Tuesday, March 2, 2010

Greek economy - WTF - Its not my fault

Wow. i haven't written in over a year and i still got over 200 hits a month.
How bizzare. I guess its because the Greek economy is making global headlines at the moment.

Economics aside, this crisis is really taking its toll on Greek nationals abroad. The crisis has given rise - once again - to racial stereotypes. Unfortunately not the good ones. The Greeks in Germany have responded to this by writing a letter to the German press.

To be a Greek abroad it seems as though we always have to apologise for the behaviour of Greeks in Greece. Be it the state of the Parthenon, how we burn down our remaining forests to build illegal villas, to the corruption that seeps out of every pore of this country.

Its not our fault!

And as i have written previously - nor is it the average citizens fault.

But it doesn't make it hurt less.

For more on the crisis, and the schizoid economy, click here.


Rositta said...

Let me make a comment here. I'm German, married to a Greek living in Canada and we have a lot of fun discussions about Greece over the dinner table. If it's not the average citizens fault (you know the ones who don't like to pay taxes), the whose is it? I know, I know...it's the German's fault. I stay in Greece two months every year and I see how things are.

Vassili - Mike said...

The average citizen is one who is working on minimum wage and who does pay taxes. These are people who have no connections - political or otherwise and get the short end of the stick. And because of the political system they have been effectively neutered and cannot change things through political means.

Rositta said...

Vassili, I do know some of the average citizens that you speak of like my taxi driving nephew for example, who is now pretty pissed that he might have to pay some taxes. Or the fisherman who sells his fish for cash to local restaurants and again doesn't pay tax, or even my niece who yes, works legitimately for a few hundred euros a month teaching English but then goes off on private jobs that she doesn't declare. Explain to me how people can dress the way they do and drive the cars that they do on only $600 euros a month? What has Germans upset is that the retirement age is 67 and in Greece it's 61. Greece receives most money from the EU equalization and Germany pays in the most. Greece needs to change fundamentally from the ground up for it to get out of this mess and my husband actually agrees with me...ciao

Vassili - Mike said...

Taxi driving nephew is not 'average'. He is part of an elite. I have consistently said so re: taxi drivers. The licenses are awarded to a chosen few - and frequently - according to political voting preference. Unless the nephew has to rent the taxi, then he is a bit better off than average. The system allows him to have a high tax free threshold and the taxi drivers political clout allow them to flaunt receipt laws.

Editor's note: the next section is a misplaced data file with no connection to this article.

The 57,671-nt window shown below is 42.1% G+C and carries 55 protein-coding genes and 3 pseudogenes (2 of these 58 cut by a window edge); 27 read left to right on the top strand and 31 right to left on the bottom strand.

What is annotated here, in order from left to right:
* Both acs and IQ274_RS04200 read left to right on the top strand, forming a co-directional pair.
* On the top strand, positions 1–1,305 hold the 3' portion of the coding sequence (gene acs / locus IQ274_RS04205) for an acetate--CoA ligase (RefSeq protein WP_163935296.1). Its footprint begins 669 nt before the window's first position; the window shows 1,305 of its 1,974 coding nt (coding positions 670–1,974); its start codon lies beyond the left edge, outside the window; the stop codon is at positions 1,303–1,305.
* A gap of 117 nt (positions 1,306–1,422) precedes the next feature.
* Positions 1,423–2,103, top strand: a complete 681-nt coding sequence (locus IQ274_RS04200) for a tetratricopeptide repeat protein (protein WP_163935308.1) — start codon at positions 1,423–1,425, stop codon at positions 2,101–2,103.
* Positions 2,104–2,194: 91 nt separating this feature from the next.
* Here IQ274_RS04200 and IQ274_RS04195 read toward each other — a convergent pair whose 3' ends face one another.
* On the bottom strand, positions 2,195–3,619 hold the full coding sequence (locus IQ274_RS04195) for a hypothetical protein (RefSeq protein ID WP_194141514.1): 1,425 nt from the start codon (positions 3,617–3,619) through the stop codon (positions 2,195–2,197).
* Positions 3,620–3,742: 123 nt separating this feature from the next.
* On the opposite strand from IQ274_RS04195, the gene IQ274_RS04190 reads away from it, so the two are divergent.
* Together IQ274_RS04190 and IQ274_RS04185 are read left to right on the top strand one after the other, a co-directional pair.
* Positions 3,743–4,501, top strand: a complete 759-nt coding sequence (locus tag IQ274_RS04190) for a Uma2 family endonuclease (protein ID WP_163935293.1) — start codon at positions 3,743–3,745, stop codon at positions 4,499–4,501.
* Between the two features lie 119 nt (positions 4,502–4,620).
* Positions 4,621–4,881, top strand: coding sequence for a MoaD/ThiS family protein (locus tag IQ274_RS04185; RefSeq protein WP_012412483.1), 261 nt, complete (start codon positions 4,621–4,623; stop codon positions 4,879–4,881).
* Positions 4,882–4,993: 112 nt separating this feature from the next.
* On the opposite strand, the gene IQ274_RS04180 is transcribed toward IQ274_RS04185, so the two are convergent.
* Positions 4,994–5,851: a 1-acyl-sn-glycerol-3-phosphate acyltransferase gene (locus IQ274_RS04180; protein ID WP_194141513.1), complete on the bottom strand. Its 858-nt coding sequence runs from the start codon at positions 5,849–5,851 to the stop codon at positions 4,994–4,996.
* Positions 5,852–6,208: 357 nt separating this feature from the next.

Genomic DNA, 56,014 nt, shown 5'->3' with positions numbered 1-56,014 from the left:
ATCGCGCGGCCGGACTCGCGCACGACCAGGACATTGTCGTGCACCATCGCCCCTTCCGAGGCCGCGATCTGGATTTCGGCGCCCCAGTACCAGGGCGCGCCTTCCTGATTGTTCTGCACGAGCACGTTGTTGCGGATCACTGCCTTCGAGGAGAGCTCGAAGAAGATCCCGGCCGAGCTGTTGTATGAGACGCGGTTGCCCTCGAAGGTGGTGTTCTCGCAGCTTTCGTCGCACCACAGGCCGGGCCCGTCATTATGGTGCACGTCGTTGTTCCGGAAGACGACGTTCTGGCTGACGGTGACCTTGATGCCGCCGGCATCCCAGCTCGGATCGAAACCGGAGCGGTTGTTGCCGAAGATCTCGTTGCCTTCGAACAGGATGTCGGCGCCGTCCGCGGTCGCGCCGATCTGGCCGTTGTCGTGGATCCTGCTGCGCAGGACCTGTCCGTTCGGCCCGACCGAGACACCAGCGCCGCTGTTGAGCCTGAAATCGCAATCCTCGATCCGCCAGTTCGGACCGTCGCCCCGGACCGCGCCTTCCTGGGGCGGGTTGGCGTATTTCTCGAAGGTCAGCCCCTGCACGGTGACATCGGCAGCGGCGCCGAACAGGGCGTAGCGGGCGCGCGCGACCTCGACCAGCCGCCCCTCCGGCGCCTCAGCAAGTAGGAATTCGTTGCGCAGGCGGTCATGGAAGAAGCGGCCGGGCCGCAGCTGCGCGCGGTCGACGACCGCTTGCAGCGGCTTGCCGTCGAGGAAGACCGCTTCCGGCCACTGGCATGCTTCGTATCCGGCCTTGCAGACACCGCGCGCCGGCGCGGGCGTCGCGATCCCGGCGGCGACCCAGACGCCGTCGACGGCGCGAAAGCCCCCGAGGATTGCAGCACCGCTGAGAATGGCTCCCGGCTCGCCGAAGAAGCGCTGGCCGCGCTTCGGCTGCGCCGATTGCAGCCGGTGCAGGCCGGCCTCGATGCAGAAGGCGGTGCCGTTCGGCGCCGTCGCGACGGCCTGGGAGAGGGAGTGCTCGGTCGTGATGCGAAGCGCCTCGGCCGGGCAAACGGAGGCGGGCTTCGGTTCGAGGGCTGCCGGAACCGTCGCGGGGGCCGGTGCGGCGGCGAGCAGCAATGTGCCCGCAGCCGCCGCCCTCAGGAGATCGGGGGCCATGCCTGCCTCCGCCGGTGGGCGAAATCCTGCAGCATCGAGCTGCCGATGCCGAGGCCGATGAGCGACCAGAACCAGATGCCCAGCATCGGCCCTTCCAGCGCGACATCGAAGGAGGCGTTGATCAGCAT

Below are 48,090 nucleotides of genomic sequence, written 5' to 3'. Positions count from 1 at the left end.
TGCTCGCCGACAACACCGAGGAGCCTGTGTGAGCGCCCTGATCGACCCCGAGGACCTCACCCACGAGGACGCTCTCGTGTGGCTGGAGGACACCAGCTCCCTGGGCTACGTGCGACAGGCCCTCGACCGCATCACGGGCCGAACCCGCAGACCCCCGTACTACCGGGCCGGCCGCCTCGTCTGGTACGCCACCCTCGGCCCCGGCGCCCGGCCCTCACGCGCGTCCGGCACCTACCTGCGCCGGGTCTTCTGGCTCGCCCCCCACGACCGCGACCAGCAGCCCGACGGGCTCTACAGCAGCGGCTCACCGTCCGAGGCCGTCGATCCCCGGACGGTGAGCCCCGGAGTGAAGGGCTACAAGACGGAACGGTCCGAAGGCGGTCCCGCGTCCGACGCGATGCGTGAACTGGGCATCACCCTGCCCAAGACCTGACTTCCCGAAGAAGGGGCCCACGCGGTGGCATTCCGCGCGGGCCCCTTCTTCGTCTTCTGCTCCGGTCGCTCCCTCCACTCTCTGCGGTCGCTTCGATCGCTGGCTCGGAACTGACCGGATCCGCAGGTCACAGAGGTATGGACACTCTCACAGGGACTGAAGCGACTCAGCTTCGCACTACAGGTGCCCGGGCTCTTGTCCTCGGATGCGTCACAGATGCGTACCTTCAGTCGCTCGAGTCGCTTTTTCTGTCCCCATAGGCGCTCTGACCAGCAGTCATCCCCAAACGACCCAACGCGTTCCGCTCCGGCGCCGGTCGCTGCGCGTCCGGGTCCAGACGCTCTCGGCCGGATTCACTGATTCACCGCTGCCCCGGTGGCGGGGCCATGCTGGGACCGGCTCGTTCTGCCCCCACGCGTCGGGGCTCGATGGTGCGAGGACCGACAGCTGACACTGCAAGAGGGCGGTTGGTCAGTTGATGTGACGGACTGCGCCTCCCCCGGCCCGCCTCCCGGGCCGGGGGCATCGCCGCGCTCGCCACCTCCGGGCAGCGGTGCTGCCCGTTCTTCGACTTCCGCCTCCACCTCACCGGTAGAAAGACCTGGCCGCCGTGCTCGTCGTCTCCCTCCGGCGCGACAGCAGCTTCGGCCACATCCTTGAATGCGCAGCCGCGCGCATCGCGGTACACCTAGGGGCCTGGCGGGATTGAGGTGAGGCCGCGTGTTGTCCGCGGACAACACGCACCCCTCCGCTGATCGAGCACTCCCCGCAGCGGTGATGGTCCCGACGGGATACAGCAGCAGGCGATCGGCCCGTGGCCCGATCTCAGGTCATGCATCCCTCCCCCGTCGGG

He may also be engaged in the human cargo trade (transporting prostitutes/strippers or illegal immigrants across Greece) an act which only recently became illegal in Greece and if so - profits have been great.

But that is besides the point.
The system is corrupt and problematic to the core and people turn to the black economy to survive or because they are the only jobs available. If you need a job and the only one offered to you is cash under the table of course you would take it.

Elites - such as Doctors, lawyers, taxi drivers, Civil servants, soccer and basketball players and other closed professions have a death grip on Greek politics and the economy that any efforts to change it in the past have been halted. Mitsotakis tried in his last year as did Simitis.

This wasn't helped by the previously government which either actively or inadvertently through their own incompetence encouraged corruption.

The above professions have tax free professions and some civil servants are eligible to retire at age 45.

The trouble is that Greece has a number of different economies, which are strangling the real economy. Those professions mentioned above are not part of the real economy but are the result of political patronage and crony capitalism.

My average citizen is a privately employed salary worker who works the mandatory 9 hours a day, 5 and now 6 days a week. Has no political patronage and benefits from no loopholes - these people do exist. And as for the pension, they realised long ago that they would never receive one from the state.

As to those who have already retired under the age of 65 - They are part of the problem, for them i have two words - Logans Run.

Yes Greece has to fundamentally change, It has to get worse before it can get better. Of that there is no doubt.

Rositta said...

No, my nephew doesn't partake in human trafficking or anything illegal. I read an article in Spiegel today about how much money the average Greek family pays out in bribes every year. The figure is staggering. I recall last year when my mother-in-law was in hospital dying of inoperable cancer, a doctor wanted to operate for a "little extra". All of us knew that this operation was useless so turned him down. I have been to doctors and dentists and when I asked for a receipt (for insurance) was refused. If people, all Greek people just simply stopped paying bribes that would be amazing. Of course the chances of that happening are about the same as flying pigs, he he...nice conversation, by the way...ciao